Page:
• Score: 5

1:18pm Tue 8 Apr 14

green49 says...

tub_thumper says...The general public are much to blame. There are alcohol sanitisers situated everywhere yet people still fail to use them. In fact, soap and water is better for the prevention of Norovirus as alcohol doesn't always work. The automatic sanitiser dispensers are for the public convenience (because apparently it's really hard to actually wash your hands in soap and water).

Totally agree with these comments its mainly what i am saying but when on my last visit 3 out of the first 4 automatic sanitiser dispensers were empty and when i said to a nurse about them she said they had been reported 2 days before and they had not been done yet, well makes the point really, i do use both the sanitiseres and old fashioned soap and water when i am in the WRH sadly to say not even all the Doctors and Nurses use them as much as they should, thats been my observation, too busy sometimes were the answers when i asked why they had not washed hands from one patient to another thats what they are supposed to do. I will add that the waste bins are not always emptied properly either, i know i have seen it,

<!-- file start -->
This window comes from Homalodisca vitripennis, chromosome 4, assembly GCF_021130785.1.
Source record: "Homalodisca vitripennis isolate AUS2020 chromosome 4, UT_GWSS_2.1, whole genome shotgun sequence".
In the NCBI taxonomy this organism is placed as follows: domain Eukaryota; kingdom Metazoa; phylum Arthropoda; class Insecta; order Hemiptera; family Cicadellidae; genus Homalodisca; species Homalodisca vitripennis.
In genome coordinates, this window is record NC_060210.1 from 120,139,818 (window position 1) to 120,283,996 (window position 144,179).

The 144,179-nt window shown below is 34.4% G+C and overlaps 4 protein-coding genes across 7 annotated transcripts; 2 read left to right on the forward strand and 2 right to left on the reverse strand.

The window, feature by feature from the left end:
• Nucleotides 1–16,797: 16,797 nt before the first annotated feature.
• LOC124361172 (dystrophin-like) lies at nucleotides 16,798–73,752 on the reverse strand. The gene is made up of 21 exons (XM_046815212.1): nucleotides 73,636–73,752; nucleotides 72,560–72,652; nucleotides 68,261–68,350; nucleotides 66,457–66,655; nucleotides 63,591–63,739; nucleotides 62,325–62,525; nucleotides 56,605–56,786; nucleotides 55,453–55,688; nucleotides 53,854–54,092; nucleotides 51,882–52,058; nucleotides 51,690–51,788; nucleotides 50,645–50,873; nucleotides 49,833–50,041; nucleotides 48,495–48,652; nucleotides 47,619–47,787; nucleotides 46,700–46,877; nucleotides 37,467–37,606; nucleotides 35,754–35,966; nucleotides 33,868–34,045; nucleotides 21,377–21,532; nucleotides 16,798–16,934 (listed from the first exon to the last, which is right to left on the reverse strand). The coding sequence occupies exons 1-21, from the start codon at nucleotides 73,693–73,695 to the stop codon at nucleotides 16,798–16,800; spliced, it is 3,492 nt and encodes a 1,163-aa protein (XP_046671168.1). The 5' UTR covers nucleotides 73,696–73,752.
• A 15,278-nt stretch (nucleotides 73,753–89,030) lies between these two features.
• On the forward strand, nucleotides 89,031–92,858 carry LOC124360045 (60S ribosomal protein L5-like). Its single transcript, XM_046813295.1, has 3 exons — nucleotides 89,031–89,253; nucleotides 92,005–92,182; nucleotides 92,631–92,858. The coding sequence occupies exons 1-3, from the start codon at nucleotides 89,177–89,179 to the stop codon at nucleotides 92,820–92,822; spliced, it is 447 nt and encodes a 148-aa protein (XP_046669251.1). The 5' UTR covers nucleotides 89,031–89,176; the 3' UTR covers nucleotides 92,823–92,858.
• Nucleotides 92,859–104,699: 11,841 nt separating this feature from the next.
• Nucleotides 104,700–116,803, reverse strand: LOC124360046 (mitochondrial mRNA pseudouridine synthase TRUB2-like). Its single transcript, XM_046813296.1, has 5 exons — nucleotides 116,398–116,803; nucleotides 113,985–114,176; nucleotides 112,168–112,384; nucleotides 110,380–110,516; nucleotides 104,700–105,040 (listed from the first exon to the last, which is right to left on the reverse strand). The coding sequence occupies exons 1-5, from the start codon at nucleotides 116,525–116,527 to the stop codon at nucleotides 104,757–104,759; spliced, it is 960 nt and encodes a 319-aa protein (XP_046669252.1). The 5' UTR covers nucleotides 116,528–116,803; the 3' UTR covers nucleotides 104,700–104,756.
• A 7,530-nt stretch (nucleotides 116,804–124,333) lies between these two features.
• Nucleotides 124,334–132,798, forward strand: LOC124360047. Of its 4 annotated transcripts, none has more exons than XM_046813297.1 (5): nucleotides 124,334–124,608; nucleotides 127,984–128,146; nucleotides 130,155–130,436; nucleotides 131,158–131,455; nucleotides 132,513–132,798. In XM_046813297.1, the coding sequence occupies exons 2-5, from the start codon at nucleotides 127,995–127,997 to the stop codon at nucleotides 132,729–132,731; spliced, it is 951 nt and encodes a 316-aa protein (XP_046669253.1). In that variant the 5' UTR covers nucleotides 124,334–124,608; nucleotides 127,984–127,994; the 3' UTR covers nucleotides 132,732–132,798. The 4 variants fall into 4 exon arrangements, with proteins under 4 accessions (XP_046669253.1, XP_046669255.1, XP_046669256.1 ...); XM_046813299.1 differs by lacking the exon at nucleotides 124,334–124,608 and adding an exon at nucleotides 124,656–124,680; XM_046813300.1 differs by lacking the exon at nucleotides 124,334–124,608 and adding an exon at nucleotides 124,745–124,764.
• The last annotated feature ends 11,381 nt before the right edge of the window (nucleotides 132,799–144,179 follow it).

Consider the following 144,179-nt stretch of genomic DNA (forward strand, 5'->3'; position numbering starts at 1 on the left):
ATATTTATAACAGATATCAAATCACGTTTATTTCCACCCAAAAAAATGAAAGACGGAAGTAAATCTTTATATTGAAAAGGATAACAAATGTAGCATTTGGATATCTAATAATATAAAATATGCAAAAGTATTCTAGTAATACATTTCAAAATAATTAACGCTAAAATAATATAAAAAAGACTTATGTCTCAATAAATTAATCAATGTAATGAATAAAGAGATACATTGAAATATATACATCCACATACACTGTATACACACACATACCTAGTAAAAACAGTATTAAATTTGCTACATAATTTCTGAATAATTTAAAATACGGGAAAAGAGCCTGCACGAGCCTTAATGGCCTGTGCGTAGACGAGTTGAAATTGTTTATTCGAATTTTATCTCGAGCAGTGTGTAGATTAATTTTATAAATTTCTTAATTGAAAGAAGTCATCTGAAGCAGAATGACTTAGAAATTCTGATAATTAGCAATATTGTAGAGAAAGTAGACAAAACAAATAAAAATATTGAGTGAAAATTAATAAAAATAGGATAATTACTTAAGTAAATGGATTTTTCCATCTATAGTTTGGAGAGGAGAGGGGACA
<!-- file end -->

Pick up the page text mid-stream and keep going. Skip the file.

tub_thumper says...The general public are much to blame. There are alcohol sanitisers situated everywhere yet people still fail to use them. In fact, soap and water is better for the prevention of Norovirus as alcohol doesn't always work. The automatic sanitiser dispensers are for the public convenience (because apparently it's really hard to actually wash your hands in soap and water). Totally agree with these comments its mainly what i am saying but when on my last visit 3 out of the first 4 automatic sanitiser dispensers were empty and when i said to a nurse about them she said they had been reported 2 days before and they had not been done yet, well makes the point really, i do use both the sanitiseres and old fashioned soap and water when i am in the WRH sadly to say not even all the Doctors and Nurses use them as much as they should, thats been my observation, too busy sometimes were the answers when i asked why they had not washed hands from one patient to another thats what they are supposed to do. I will add that the waste bins are not always emptied properly either, i know i have seen it, green49
  • Score: 2